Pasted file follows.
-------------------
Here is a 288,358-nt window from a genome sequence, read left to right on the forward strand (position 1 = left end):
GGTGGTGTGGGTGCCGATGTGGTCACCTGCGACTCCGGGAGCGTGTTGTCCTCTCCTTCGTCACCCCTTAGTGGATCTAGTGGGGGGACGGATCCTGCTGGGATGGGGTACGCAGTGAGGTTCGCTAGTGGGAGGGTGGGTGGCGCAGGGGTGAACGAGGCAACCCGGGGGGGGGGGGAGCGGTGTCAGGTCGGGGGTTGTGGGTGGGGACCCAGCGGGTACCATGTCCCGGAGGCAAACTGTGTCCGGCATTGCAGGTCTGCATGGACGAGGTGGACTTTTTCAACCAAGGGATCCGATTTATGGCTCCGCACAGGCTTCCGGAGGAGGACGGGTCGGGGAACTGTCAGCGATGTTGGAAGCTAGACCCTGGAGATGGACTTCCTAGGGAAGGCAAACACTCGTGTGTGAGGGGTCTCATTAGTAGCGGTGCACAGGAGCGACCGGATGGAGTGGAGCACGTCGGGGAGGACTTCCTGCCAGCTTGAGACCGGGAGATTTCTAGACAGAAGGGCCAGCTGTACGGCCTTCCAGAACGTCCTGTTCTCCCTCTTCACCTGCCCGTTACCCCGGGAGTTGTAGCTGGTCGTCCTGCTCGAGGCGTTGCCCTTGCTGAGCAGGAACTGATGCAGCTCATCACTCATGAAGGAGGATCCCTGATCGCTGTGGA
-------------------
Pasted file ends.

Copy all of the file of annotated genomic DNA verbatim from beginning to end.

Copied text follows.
Here is a 288,358-nt window from a genome sequence, read left to right on the forward strand (position 1 = left end):
GGTGGTGTGGGTGCCGATGTGGTCACCTGCGACTCCGGGAGCGTGTTGTCCTCTCCTTCGTCACCCCTTAGTGGATCTAGTGGGGGGACGGATCCTGCTGGGATGGGGTACGCAGTGAGGTTCGCTAGTGGGAGGGTGGGTGGCGCAGGGGTGAACGAGGCAACCCGGGGGGGGGGGGAGCGGTGTCAGGTCGGGGGTTGTGGGTGGGGACCCAGCGGGTACCATGTCCCGGAGGCAAACTGTGTCCGGCATTGCAGGTCTGCATGGACGAGGTGGACTTTTTCAACCAAGGGATCCGATTTATGGCTCCGCACAGGCTTCCGGAGGAGGACGGGTCGGGGAACTGTCAGCGATGTTGGAAGCTAGACCCTGGAGATGGACTTCCTAGGGAAGGCAAACACTCGTGTGTGAGGGGTCTCATTAGTAGCGGTGCACAGGAGCGACCGGATGGAGTGGAGCACGTCGGGGAGGACTTCCTGCCAGCTTGAGACCGGGAGATTTCTAGACAGAAGGGCCAGCTGTACGGCCTTCCAGAACGTCCTGTTCTCCCTCTTCACCTGCCCGTTACCCCGGGAGTTGTAGCTGGTCGTCCTGCTCGAGGCGTTGCCCTTGCTGAGCAGGAACTGATGCAGCTCATCACTCATGAAGGAGGATCCCTGATCGCTGTGGA